The Antithetic Affiliation (2CD/DVD)
"It's been a while since I walked through the land of prog metal. In the late 1980s / early 1990s I was looking for heavier prog and was a very happy prog fan when I discovered the first Dream Theater album. It came out at a time I needed it. A decade later my taste had shifted: most of prog metal was too technical to my taste, increasingly cold music didn't do it for me anymore. Another decade later my taste is going back to heavier music, heavier than ever before actually, as long as it's exciting and surprising my ears while not showing off technically. Atmosphere, playing from the heart, heavy melodies, that is what counts for me. And headbanging, obviously.
I was not familiar with TDW, but considering the near-full circle my taste underwent, I was interested in picking this up for a review. Oh, the beautiful packaging and artwork helped. A double CD (with bonus DVD), a concept book-ended by two epics. I can't see a band going wild on technical showcasing for 20 minutes, so this sounded safe for my noodling allergy.
(There was some confusion about the official band name. In official communication and the CD I read TDW, other sources claim TDW & Dreamwalkers Inc. TdW acknowlegdes this and is thinking of using TDW & Dreamwalkers Inc as the official project name.)
At first listen, I was pleasantly surprised! Several elements are pleasing to my ears and taste: lots of heavy bits, no growling or silly heavy metal voices, no operatic vocals, lots of heavy riffing yet very melodic, focus on musicality instead of technicality, progressive in the sense a lot is happening in terms of musical layers and breaks and solos.
Regarding the two epics I was having some doubts at first. Aren't they too long? Would a split into slightly shorter tracks work just as well or even better? With the whole album as a story, the lyrics don't require extra long compositions. It took a few more spins before the cohesion started to become clearer, making it more of a whole instead of the feared patchwork of separate sections. Repetitions of themes here and there, no illogical breaks, it all comes across very organic.
A lot of the music has a lot going on. With an album of this length, this speed, and this many things happening at once, you get an awful lot of music for your money. I know some people say sometimes it's the silence between the notes that makes the music, and that's true for some types of music, but a lot of times my brain just likes a lot going on to keep itself busy. Alternated with quieter sections, sometimes with acoustic guitar and piano, sometimes even for a bit longer (Lovesong), this never get tedious and just feels like a well-balanced effort. Listening to this, even several spins later, not once did I think the music needed a break.
The disc titles (The Light and The Dark) refer to the story rather than the music, so don't expect a heavy and a softer side. In fact, I think the The Light is actually a bit heavyer with The Dark being more symphonic. There are a lot of lyrics. It's obvious the story is important. With tracks this long there is still enough space for instrumental sections. Not just soloing, but also multi-layered, symphonic walls of sound. As you will buy this for the music and not the story, I won't make this review even longer by throwing some spoilers on the story.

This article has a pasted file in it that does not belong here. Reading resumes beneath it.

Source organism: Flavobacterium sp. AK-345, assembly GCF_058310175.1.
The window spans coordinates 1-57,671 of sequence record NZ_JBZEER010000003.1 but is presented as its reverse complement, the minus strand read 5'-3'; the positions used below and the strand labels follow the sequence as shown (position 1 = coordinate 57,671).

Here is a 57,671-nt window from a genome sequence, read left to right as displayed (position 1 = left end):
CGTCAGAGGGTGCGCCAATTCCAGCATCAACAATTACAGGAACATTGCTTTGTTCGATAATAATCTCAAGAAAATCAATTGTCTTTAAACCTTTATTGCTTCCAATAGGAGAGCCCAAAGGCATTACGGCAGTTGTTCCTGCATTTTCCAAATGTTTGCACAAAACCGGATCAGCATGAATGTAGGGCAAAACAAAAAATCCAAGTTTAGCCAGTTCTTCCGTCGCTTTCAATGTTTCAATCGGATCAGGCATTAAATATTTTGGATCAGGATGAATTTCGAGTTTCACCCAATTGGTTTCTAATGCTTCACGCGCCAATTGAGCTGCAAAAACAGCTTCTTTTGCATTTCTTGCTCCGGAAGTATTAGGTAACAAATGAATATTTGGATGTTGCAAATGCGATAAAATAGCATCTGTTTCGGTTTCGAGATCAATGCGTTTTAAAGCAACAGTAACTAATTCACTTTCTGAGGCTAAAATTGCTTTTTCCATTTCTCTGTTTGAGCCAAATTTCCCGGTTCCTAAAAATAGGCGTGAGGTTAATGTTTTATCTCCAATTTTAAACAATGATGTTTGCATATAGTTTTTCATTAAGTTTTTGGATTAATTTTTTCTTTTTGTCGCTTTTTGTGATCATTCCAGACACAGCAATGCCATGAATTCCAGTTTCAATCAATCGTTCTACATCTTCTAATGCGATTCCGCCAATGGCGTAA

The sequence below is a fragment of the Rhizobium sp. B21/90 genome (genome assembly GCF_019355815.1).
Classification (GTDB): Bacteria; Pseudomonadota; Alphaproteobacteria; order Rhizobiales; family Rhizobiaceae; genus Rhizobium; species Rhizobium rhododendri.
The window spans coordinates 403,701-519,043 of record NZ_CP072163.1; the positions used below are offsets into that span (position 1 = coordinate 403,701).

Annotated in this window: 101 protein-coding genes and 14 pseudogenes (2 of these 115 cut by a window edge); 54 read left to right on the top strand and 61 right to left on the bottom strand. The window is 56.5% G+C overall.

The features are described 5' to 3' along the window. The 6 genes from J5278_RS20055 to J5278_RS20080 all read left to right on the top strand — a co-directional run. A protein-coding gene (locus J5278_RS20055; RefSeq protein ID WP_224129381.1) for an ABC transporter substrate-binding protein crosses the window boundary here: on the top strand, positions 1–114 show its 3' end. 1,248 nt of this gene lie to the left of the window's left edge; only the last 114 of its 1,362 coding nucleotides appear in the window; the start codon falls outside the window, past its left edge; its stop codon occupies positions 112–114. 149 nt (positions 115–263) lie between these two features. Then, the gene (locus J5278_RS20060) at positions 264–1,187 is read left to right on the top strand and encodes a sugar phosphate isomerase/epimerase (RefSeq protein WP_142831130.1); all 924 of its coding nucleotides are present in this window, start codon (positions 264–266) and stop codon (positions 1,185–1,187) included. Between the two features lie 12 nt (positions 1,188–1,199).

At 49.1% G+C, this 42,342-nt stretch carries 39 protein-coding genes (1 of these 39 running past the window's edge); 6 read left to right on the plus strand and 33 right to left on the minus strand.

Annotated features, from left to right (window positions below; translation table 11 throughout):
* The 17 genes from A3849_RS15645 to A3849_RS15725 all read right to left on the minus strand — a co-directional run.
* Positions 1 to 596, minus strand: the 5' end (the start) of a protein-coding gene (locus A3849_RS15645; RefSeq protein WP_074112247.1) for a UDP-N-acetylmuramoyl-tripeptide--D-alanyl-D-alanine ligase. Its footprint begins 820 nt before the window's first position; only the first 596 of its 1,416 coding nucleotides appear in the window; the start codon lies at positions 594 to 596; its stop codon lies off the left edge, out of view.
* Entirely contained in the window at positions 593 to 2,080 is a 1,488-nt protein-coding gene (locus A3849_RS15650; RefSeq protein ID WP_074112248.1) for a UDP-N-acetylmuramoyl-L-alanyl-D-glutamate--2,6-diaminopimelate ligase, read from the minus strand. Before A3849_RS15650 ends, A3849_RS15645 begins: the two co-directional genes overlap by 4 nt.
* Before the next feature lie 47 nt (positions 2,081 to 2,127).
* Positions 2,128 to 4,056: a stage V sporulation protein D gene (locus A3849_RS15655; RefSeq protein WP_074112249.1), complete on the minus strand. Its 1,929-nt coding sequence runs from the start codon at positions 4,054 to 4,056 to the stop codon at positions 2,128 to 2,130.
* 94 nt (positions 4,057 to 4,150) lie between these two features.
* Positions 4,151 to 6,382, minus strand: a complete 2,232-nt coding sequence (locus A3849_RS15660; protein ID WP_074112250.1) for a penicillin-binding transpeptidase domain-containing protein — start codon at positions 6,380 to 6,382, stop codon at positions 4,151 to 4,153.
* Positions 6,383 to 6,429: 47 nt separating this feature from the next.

Although I realise I missed some of what prog metal has went through for a certain amount of time, I have not been living under a rock (being a publisher on the DPRP team, I see all review issues including all videos), and I find a lot of original stuff here. This makes it harder to give references because any name I give that I am reminded of will also have a lot of differences as well. That is a good sign!
During some guitar solos I hear Iron Maiden, but TDW are heavier and much more progressive. Some epic moments recall Epica, but TDW never take the cinematic route and therefore steer from becoming cheesy (sorry, fans of epic metal). Regarding song structures I could see these guys open for a band like Opeth, but TDW are less polished, which is a plus, to my ears. I really think they might blow that headliner off the stage. A safe reference would be Devin Townsend, but Townsend is more extreme, more crazy, more guitar-oriented, and less serious. (No judgment, just stating my perception.)
I think I also have to mention countryman Ayreon (heavy prog concept studio projects with different line-ups based around a single person), but TDW are a bit heavier with more focus on the metal side, and less stylistic and epic-sounding. Whether they are not capable of it or deliberately avoiding it, TDW tend to write less catchy tunes. It's not about big sing-along choruses or the epic effect they are after, like Epica or Within Temptation where to my ears the catchiness becomes a bit formulatic. To me it sounds like TDW are not trying so hard to write catchy or pleasing. And that pleases me.
The whole album pleases me. If you like even a bit of prog metal, this will please you, too. From the soaring epic bits to heavy riffing, from the subdued sections to the ripping solos, all covered in that melodic, progressive, symphonic gravy. Being thrown off your feet by the breaks and the sheer power of it all. Thank you TDW for this warm welcome for me back into the world of prog metal. It came out at a time I needed this. It is more than a great album, it's a new benchmark for the world of prog metal." - DPRP.net